The insider - Linda Mcdougall spots a money-making scheme

The truth about Charlie, an MP's touching loyalty, and a slight misunderstanding

At Westminster, cross-party friendships are a bit like extramarital sex. There's a lot of it about, but it's best kept secret. For 20 years now, Charles Kennedy has been a good friend of ours. He's been to stay with me and my husband, the Labour MP Austin Mitchell, at our place in Yorkshire. When he came to the county in his campaign to become Lib Dem leader, I played the role of chauffeur, cunningly disguised in dark glasses and headscarf. We've been on a trip to Saint Croix together. He came to our daughter's wedding. We were there when Charles married Sarah in the crypt of the Commons. Until recently we lived in the same block of flats. In all that time, I have never seen him drunk or out of control, nor has he been anything less than a delight to socialise with.

He is also one of the funniest men around. In the 1980s, Radio 4's Today programme had a triumvirate who were called in to give their views on big political occasions: the late Julian Critchley for the Tories, Austin for Labour, and Charles (then the youngest MP) for the Lib Dems. Critch, Mitch and Tich: there's never been a funnier cross-party grouping.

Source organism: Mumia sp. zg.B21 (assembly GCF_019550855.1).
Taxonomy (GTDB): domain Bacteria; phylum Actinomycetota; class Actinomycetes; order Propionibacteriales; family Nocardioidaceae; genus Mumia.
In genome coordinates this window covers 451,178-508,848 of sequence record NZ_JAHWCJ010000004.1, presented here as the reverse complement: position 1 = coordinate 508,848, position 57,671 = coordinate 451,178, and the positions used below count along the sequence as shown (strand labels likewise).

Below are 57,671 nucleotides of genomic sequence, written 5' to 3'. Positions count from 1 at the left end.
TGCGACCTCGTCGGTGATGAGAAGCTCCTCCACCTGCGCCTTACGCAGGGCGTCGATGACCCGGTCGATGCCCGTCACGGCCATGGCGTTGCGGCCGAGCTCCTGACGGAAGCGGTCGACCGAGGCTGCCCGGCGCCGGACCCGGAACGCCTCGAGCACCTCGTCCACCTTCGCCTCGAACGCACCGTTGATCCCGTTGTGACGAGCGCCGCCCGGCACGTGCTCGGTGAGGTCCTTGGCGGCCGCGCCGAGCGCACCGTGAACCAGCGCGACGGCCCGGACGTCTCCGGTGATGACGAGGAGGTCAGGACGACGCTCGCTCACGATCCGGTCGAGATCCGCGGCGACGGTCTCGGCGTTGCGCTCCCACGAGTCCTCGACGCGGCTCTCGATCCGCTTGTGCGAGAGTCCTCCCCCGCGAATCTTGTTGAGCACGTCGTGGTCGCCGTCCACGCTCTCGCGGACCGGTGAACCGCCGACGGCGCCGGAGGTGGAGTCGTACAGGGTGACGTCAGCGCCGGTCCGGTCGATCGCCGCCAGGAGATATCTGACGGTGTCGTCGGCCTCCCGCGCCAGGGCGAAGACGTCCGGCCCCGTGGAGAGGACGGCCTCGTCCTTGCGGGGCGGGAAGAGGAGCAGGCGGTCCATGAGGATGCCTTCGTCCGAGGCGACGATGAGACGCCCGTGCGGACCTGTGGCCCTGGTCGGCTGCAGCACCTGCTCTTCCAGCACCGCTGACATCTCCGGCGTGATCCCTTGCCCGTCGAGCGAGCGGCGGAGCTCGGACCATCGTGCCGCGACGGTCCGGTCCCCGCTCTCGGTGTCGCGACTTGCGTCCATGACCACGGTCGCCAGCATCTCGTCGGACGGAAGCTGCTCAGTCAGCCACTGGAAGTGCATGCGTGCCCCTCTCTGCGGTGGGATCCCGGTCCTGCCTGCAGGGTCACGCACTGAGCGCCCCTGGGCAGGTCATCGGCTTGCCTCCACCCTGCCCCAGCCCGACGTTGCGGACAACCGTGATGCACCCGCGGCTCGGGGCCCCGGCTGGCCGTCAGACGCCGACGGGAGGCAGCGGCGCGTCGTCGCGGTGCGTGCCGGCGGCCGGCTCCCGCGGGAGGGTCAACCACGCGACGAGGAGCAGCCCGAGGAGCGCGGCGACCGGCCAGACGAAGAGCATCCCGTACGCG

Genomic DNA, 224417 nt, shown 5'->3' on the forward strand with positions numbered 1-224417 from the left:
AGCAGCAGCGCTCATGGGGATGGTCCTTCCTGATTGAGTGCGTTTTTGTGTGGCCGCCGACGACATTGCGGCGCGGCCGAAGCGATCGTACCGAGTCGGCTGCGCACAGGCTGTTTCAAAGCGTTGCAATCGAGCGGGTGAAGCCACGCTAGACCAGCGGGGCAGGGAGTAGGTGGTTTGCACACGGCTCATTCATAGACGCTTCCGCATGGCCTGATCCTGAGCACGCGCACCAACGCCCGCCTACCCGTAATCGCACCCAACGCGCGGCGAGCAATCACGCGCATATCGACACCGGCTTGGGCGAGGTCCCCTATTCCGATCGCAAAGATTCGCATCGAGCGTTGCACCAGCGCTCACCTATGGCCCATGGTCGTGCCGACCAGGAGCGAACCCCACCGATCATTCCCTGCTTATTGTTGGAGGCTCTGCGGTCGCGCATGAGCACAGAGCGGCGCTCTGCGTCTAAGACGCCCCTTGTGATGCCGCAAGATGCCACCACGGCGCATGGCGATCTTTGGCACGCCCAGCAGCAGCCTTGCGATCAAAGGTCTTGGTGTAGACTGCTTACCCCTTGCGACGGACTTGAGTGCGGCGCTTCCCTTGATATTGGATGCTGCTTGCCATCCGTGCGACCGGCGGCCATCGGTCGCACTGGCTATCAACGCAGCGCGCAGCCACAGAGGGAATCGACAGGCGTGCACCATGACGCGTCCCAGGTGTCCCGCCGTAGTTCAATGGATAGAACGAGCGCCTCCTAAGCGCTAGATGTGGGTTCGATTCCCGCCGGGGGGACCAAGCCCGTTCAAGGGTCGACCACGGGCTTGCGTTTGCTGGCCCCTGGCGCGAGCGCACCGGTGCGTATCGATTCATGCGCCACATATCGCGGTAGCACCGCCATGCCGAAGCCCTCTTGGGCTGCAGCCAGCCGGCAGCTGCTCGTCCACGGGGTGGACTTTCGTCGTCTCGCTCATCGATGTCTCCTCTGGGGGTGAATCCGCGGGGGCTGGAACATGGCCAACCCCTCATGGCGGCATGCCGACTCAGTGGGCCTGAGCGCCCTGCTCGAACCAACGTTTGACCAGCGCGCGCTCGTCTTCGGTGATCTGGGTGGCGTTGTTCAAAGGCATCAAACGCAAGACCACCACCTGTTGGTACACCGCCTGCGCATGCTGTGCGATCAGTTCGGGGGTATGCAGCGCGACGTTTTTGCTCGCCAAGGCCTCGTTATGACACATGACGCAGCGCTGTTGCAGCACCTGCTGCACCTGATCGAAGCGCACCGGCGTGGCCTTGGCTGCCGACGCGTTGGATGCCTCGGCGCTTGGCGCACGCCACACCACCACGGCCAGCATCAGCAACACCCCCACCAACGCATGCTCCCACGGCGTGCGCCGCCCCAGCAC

Does this sound like the pale and fearful figure wiping his brow with trembling hand on every front page in recent days? Charles gets a cold or a stomach bug and it's either alcoholism or Ebola.

Charles is a bit of a loner. He has to be. He doesn't have vast groups of researchers, advisers and pollsters to perk up his image. Yet he was right on Iraq, right on Hutton and right on the Butler report. What he needs now is not the visit to his GP recommended by Dr Jenny (cut out your) Tonge, but a lot more support from his often dithering MPs at Westminster.

Meanwhile in the Labour Party, true loyalty continues unabated. Remember when Tony Blair had his heart scare last year and went to hospital to have his arrhythmia corrected with electric shock treatment? Now Claire Ward, a Labour backbencher (loyalty rating 100 per cent), feels we don't know enough about what troubled her leader. In May, she will be sponsoring Arrhythmia Awareness Week 2004, with guest appearances in the Terrace Marquee from world experts on the illness. Maybe Tony will pop in with appropriately raised heartbeat when he finishes PMQs.

A backbencher of stainless reputation, no name, no party - so no chance of reporting him to Sir Philip Mawer, the parliamentary standards commissioner - tells me he was thrilled when a community leader in his area began to deal with immigrants who wanted to see their MP. Every week, a neatly typed list would be provided, and the constituents would turn up on time, at appropriate intervals. Then, one night, the volunteer appointments organiser was held up elsewhere. At the end of each interview, the constituents seemed confused and reluctant to leave, and as he was about to depart, the MP found them all still in his waiting room. "Is there anything I can do to help?" he asked. Eventually, one spoke up. "Mr X is not here tonight, so who should we pay?"

Paul Routledge is away

This article first appeared in the 29 March 2004 issue of the New Statesman, The power of martyrdom